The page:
PROVIDENCE, R.I. — Rhode Island Supreme Court justices on Tuesday raised questions about the conduct of a disgraced Roman Catholic order, but they also expressed doubts about whether lawsuits can move forward over $60 million a widow gave to the group.
The Legion of Christ is being sued by Mary Lou Dauray, who says her late aunt, Gabrielle Mee, would not have given the money if she knew its founder secretly fathered three children and molested seminarians. She argues her aunt, a devout Catholic, was manipulated into donating tens of millions of dollars during her lifetime and leaving tens of millions more in her will.
In 2012, a superior court judge found that Dauray does not have standing to sue, and he threw out her lawsuits against the Legion of Christ and Bank of America, which oversaw trusts for Mee and her late husband. Timothy Mee was once a director of Fleet Bank, a predecessor to Bank of America.
Dauray appealed the decision to the state's high court.
Even while dismissing the lawsuits in 2012, the lower court judge found there was evidence that the legion had exerted undue influence on Gabrielle Mee, who became a consecrated member of its lay movement. He wrote that how they operated raised a red flag, receiving huge sums of money from Mee while also withholding information from her about the misdeeds of Legion of Christ founder Marcial Maciel.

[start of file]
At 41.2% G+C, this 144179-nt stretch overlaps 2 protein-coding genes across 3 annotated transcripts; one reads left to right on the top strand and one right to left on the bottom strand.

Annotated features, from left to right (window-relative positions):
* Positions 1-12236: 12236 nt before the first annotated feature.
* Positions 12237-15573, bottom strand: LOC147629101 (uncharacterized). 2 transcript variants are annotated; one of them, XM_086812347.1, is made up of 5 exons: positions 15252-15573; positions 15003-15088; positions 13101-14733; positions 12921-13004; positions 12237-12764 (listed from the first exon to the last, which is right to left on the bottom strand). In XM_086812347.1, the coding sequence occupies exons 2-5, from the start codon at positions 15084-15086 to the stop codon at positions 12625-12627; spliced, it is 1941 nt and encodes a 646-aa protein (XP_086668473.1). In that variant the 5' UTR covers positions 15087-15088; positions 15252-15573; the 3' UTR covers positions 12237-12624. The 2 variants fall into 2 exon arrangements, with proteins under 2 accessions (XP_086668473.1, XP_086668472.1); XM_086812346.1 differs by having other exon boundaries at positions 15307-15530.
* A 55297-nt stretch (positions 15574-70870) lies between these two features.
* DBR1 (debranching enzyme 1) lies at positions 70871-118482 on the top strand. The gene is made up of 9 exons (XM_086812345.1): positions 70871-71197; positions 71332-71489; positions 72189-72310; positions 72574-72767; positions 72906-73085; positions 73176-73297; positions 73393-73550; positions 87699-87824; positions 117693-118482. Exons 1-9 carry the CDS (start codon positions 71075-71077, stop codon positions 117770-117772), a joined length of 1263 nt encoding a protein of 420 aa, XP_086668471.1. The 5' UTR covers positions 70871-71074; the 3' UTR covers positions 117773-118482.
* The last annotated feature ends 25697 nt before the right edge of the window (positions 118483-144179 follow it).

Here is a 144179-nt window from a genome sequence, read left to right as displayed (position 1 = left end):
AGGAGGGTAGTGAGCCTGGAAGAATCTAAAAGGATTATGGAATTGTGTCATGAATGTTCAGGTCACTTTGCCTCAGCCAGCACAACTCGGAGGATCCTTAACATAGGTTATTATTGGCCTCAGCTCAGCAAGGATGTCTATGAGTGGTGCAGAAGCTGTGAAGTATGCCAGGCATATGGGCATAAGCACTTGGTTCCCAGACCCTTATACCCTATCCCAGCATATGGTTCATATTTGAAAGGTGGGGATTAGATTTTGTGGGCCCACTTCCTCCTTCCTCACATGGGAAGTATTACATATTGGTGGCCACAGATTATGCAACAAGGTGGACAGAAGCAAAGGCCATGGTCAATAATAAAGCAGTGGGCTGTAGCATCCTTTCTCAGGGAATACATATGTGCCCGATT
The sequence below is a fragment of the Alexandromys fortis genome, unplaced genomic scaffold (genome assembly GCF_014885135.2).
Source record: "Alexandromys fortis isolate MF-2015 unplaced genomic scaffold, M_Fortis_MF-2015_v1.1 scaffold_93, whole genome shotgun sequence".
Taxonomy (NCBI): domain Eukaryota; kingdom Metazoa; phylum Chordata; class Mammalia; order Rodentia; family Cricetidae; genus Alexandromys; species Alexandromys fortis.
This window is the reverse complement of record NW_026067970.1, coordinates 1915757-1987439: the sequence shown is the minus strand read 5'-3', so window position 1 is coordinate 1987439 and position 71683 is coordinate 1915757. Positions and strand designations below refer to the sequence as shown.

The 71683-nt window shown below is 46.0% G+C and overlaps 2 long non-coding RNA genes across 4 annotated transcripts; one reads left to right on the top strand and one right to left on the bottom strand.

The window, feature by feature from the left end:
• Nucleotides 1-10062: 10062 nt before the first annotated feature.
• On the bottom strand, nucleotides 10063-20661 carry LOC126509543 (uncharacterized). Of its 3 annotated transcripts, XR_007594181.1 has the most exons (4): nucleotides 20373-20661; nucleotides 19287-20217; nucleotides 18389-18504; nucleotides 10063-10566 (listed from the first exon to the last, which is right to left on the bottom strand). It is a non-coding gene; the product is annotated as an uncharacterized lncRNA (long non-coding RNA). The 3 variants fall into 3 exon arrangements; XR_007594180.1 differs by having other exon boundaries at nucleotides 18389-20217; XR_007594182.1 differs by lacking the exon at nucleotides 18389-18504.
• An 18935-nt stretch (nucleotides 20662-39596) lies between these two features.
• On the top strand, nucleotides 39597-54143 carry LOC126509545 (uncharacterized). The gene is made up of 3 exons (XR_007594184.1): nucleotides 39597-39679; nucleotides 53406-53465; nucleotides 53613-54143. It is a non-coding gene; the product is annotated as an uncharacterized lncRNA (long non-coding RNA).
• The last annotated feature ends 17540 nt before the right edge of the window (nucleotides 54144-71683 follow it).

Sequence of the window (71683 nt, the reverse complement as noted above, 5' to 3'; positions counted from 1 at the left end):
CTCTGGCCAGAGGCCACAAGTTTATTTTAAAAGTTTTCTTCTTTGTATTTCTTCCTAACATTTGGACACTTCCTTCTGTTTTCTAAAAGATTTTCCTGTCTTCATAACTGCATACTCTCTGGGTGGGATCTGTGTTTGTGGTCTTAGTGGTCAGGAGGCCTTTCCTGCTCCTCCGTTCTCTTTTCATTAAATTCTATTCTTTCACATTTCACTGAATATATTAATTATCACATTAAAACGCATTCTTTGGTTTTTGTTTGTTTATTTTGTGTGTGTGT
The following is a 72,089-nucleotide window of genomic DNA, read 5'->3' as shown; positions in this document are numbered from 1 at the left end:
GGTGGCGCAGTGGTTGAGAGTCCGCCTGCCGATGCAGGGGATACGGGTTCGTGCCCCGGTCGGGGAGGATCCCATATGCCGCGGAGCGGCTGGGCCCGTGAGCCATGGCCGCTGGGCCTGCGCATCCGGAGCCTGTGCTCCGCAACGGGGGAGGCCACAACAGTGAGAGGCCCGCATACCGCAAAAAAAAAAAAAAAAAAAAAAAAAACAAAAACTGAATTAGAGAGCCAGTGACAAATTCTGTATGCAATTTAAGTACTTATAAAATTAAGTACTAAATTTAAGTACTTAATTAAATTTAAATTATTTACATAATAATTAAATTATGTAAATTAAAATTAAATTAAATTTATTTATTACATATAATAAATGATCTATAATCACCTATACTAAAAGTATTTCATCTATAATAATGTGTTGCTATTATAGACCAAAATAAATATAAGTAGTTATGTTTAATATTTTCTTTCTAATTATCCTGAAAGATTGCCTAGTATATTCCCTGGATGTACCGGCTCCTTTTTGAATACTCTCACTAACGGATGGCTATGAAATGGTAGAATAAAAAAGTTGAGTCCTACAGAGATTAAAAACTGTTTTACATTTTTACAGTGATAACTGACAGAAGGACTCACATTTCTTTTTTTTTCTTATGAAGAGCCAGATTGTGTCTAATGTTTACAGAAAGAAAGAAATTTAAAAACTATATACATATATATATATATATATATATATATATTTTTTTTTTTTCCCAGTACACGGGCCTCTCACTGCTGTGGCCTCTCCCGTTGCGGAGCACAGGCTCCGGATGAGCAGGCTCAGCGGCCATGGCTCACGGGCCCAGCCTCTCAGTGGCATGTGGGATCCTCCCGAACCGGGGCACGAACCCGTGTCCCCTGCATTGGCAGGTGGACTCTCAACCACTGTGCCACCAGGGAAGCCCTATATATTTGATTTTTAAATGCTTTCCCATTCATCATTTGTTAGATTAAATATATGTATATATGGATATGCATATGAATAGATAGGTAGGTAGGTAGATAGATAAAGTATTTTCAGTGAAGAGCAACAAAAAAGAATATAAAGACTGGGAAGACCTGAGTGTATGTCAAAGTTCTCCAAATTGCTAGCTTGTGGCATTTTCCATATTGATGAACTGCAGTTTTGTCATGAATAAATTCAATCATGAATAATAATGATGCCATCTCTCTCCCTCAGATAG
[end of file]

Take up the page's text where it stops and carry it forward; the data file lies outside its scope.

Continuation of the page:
The Vatican took over the Legion in 2010 and launched a reform process that culminated this year with the election of a new government and approval of constitutions.
Dauray's lawyer, Bernard Jackvony, argued that while his client does not want the money for herself and wants it to go to charity, she could stand to benefit from her aunt's estate and therefore may be allowed to sue.
Lawyers for the Legion of Christ argued that Mee and her late husband, who did not have surviving children, had set up their financial affairs so that their money would ultimately go to charity.
"Because all of that money must go to charity, and (Dauray) is not a charity, she is not qualified as a legally interested person," the legion's lawyer, Joseph Avanzato argued.
Justice Gilbert Indeglia expressed sympathy for Dauray's position, while acknowledging the court can't allow her to sue simply to get a case argued and decided.
"She believes they were improper in their conduct," Indeglia said. "From what you read in the papers, there is at least some question."
Justice Maureen McKenna Goldberg was blunt in her assessment of the legion's conduct.
"The trial judge had a little bit to say about your client. None of it was attractive," Goldberg told Avanzato.
She added later it was clear the widow did not know about Maciel's activities.
About $30 million of the money given by Mee remains in a trust that is on schedule to be paid out to the Legion of Christ by 2042, Avanzato told the court.
Bank of America is accused of breaching its fiduciary duty to Mee. It argues Dauray can't prove that.
Dauray said after Tuesday's arguments that she appreciated the justices' studying of the case, and said the case has taken her years to research.
"It's been very difficult," she said. "I'm very determined, and I want to honor my aunt."